Copyright Kirkus Reviews, used with permission.

School Library Journal PreS-K-A young child is enchanted by her mother's many colorful khimars. She uses them to play dress-up, imagining herself as a queen, a mama bird covering her baby brother in his nest, or a superhero in a cape. The girl can inhale her mother's scent and comfort herself even if her mother is not near. She is even allowed to wear one of the khimars to the mosque where she is lovingly admired by a crowd of older women ("'Assalamu alaikum, Little Sis!'"). Her non-Muslim grandmother also makes an appearance and readers are told, "She doesn't go to the mosque like Mommy and Daddy do. We are a family and we love each other just the same." The child-narrator speaks in simple, clear sentences describing a supportive and loving family and community. However, Glenn's soft-colored, flat illustrations miss an opportunity to add visual depth and texture to the book. They serve their purpose, but don't enrich it. VERDICT A sweet addition to picture book collections.-Miriam Lang Budin, Chappaqua Library, NY Copyright 2018. Library Journals LLC, a wholly owned subsidiary of Media Source, Inc. No redistribution permitted.

(c) Copyright Library Journals LLC, a wholly owned subsidiary of Media Source, Inc. No redistribution permitted.

Publishers Weekly Mommy, an African-American Muslim woman, has a closet full of the beautiful flowing headscarves called khimars (another character refers to them as hijabs later in the story). Her imaginative daughter's favorite khimar is bright yellow, and readers follow along as the young narrator wears it in daylong dress-up play. Enveloped in the scents of coconut oil, cocoa butter, and cinnamon that linger in the khimar, the girl feels protected, loved, and bigger than life. At her mosque, she is welcomed into the world of pious women, as her mother's friends greet her with, "Assalamu alaikum, Little Sis!" The yellow khimar is also emblematic of the unconditional love within the girl's extended family: when her grandmother stops by after church ("She doesn't go to the mosque like Mommy and Daddy do"), she greets the girl with a bright smile and open arms, calling her "Sunshine." Debut author Thompkins-Bigelow's lyrical text and Glenn's lighthearted Disney-style pictures are similarly sunny. Rather than offer an exegesis of the khimar or a plea for acceptance and understanding, they allow their heroine's carefree confidence to speak for itself. Ages 4-8. Illustrator's agency: Bright Group. (Apr.) Copyright PWxyz, LLC. All rights reserved.

(c) Copyright PWxyz, LLC. All rights reserved

Book list In this ebullient picture book, readers come to share in the delight a little girl takes in wearing her mother's khimar another term for hijab. For the girl, her mother's rainbow collection of beautiful khimars is a source of wonder, power, and intimacy, much like any mother's closet of pretty things might be for a young child. Her favorite one is yellow, and she wears it like a superhero wears her cape, imagining herself shining like the sun and shooting through the sky like a star. She recognizes her mother's fragrances coconut oil and cocoa butter which ensure the security of her mother's presence even in her absence. This affirming book will be a welcome mirror for Muslim and interfaith families, and a necessary counter to Islamophobic discourse. The illustrations are as lively and brightly colored as the khimars themselves, and smiling faces of friends and family members echo the warm message of the text.--Chaudhri, Amina Copyright 2018 Booklist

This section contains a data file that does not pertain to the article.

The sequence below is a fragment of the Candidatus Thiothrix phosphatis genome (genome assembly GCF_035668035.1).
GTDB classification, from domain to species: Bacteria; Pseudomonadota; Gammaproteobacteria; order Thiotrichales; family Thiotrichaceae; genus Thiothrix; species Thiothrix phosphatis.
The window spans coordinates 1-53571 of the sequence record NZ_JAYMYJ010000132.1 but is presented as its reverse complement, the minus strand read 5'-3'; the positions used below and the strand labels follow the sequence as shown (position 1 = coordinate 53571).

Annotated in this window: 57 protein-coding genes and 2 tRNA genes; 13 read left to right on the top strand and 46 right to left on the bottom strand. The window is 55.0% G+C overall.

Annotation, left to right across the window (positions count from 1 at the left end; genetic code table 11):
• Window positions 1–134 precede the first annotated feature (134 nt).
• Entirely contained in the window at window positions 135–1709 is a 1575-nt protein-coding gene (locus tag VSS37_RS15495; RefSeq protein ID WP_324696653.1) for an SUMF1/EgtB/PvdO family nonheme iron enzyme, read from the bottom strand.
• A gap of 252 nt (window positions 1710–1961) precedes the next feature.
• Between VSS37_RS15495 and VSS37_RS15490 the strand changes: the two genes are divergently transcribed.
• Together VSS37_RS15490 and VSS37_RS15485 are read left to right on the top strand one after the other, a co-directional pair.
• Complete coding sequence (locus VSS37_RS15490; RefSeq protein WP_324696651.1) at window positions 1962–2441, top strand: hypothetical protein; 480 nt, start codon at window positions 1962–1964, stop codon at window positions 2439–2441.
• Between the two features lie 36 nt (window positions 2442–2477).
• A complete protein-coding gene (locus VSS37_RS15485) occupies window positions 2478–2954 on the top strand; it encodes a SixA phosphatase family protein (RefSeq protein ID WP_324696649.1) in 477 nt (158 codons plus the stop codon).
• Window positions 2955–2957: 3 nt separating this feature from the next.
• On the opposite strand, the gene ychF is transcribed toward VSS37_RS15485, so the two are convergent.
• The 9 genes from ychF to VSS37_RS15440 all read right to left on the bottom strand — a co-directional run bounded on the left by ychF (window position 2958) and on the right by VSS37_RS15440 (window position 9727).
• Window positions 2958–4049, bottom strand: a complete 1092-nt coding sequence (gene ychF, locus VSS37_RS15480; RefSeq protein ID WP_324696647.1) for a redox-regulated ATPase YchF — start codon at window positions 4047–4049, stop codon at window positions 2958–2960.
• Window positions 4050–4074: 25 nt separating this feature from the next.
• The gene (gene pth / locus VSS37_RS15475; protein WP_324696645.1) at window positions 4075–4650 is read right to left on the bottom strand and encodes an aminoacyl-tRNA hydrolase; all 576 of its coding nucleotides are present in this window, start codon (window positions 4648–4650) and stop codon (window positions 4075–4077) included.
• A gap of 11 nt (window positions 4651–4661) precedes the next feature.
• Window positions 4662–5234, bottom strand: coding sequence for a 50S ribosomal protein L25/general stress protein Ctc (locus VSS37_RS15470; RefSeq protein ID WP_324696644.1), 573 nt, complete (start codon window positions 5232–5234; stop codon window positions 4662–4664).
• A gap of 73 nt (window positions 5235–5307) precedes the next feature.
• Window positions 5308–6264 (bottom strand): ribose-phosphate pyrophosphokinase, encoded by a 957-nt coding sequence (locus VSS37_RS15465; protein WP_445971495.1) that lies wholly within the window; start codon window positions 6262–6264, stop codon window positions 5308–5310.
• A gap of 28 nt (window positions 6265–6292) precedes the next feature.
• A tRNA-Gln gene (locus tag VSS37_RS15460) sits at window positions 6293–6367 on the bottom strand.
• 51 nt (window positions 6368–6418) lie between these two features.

From Booklist, Copyright American Library Association. Used with permission.

Horn Book A young girl admires her mother and the bright khimars she uses to cover her head in observance of her Muslim faith. As she plays dress-up with her mother's yellow khimar, cheerful illustrations show the girl's imaginative play ("I am a superhero in a cape") and love for her family. A sweet family story with an affirming depiction of a black Muslim family in a supportive multicultural community. (c) Copyright 2019. The Horn Book, Inc., a wholly owned subsidiary of Media Source, Inc. No redistribution permitted.

(c) Copyright The Horn Book, Inc., a wholly owned subsidiary of Media Source, Inc. No redistribution permitted.

New York Times Bestsellers
Click to search this book in our catalog Is This Anything?
by Jerry Seinfeld

Kirkus All comedians are slightly amazed when anything works. So writes Seinfeld in this pleasing collection of sketches from across his four-decade career.Known for his wry, observational humor, Seinfeld has largely avoided profanity and dirty jokes and has kept politics out of the equation. Like other schooled jokesters, perhaps most famously Bob Hope, he keeps a huge library of gags stockpiled, ever fearful of that day when the jokes will run out or the emcee will call you back for another set. For the most part, it was the people who killed themselves to keep coming up with great new material who were able to keep rising through the many levels, he recounts of his initiation into the New York stand-up scene. Not all his early material played well. The first piece in this collection, laid out sentence by sentence as if for a teleprompter, is a bit about being left-handed, which comes with negative baggage: Two left feet. / Left-handed compliment. / Bad ideas are always out of left field. / What are we having for dinner? / Leftovers. He gets better, and quickly, as when he muses on the tininess of airplane bathrooms: And a little slot for used razor blades. Who is shaving on the plane? And shaving so much, theyre using up razor blades. Is the Wolfman flying in there? For the most part, the authors style is built on absurdities: Why does water ruin leather? / Arent cows outside a lot of the time? Its also affable, with rare exceptions, as when, taking on a mob boss persona, he threatens a child with breaking the youngsters Play-Doh creations: Nothing wrong with sending your child a little Sicilian message once in a while. One wishes there were more craft notes among the gags, but the ones that are there are both inspiring and gnomic: Stand-up is about a brief, fleeting moment of human connection.Fans of Seinfeld will eat this up, and aspiring comics will want to study how he shapes his seemingly effortless humor. Copyright Kirkus Reviews, used with permission.